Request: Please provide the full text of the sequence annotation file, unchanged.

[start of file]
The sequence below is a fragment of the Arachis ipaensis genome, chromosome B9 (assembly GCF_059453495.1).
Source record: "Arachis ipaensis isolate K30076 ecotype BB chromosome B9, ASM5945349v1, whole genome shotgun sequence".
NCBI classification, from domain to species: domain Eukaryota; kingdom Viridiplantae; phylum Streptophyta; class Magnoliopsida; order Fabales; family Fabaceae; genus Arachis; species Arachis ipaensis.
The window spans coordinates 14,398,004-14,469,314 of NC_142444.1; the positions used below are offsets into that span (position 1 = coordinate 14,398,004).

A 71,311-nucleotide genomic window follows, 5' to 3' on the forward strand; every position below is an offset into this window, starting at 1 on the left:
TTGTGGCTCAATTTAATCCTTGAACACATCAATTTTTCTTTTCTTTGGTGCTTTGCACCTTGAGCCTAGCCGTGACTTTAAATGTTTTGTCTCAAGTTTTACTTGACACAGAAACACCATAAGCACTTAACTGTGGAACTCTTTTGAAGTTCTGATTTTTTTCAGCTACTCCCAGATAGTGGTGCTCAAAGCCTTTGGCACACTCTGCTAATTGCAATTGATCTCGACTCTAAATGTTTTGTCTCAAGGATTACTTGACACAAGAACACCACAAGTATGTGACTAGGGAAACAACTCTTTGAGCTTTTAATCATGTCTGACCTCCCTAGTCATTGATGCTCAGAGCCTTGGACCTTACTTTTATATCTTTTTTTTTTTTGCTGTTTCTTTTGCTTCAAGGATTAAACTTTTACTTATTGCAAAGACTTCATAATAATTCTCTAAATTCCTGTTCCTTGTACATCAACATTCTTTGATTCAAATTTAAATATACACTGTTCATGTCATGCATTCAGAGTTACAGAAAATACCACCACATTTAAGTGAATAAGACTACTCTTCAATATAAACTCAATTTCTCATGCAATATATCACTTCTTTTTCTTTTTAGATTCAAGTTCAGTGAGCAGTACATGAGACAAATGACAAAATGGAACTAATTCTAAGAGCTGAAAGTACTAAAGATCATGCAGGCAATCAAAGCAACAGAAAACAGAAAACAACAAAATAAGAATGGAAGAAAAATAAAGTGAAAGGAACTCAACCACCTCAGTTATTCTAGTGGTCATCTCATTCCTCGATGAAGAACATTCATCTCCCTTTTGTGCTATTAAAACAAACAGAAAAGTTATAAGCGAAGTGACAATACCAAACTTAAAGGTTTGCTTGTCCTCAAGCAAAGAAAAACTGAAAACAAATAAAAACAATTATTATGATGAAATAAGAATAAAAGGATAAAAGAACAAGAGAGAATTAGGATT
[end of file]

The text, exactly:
The sequence below is a fragment of the Arachis ipaensis genome, chromosome B9 (assembly GCF_059453495.1).
Source record: "Arachis ipaensis isolate K30076 ecotype BB chromosome B9, ASM5945349v1, whole genome shotgun sequence".
NCBI classification, from domain to species: domain Eukaryota; kingdom Viridiplantae; phylum Streptophyta; class Magnoliopsida; order Fabales; family Fabaceae; genus Arachis; species Arachis ipaensis.
The window spans coordinates 14,398,004-14,469,314 of NC_142444.1; the positions used below are offsets into that span (position 1 = coordinate 14,398,004).

A 71,311-nucleotide genomic window follows, 5' to 3' on the forward strand; every position below is an offset into this window, starting at 1 on the left:
TTGTGGCTCAATTTAATCCTTGAACACATCAATTTTTCTTTTCTTTGGTGCTTTGCACCTTGAGCCTAGCCGTGACTTTAAATGTTTTGTCTCAAGTTTTACTTGACACAGAAACACCATAAGCACTTAACTGTGGAACTCTTTTGAAGTTCTGATTTTTTTCAGCTACTCCCAGATAGTGGTGCTCAAAGCCTTTGGCACACTCTGCTAATTGCAATTGATCTCGACTCTAAATGTTTTGTCTCAAGGATTACTTGACACAAGAACACCACAAGTATGTGACTAGGGAAACAACTCTTTGAGCTTTTAATCATGTCTGACCTCCCTAGTCATTGATGCTCAGAGCCTTGGACCTTACTTTTATATCTTTTTTTTTTTTGCTGTTTCTTTTGCTTCAAGGATTAAACTTTTACTTATTGCAAAGACTTCATAATAATTCTCTAAATTCCTGTTCCTTGTACATCAACATTCTTTGATTCAAATTTAAATATACACTGTTCATGTCATGCATTCAGAGTTACAGAAAATACCACCACATTTAAGTGAATAAGACTACTCTTCAATATAAACTCAATTTCTCATGCAATATATCACTTCTTTTTCTTTTTAGATTCAAGTTCAGTGAGCAGTACATGAGACAAATGACAAAATGGAACTAATTCTAAGAGCTGAAAGTACTAAAGATCATGCAGGCAATCAAAGCAACAGAAAACAGAAAACAACAAAATAAGAATGGAAGAAAAATAAAGTGAAAGGAACTCAACCACCTCAGTTATTCTAGTGGTCATCTCATTCCTCGATGAAGAACATTCATCTCCCTTTTGTGCTATTAAAACAAACAGAAAAGTTATAAGCGAAGTGACAATACCAAACTTAAAGGTTTGCTTGTCCTCAAGCAAAGAAAAACTGAAAACAAATAAAAACAATTATTATGATGAAATAAGAATAAAAGGATAAAAGAACAAGAGAGAATTAGGATT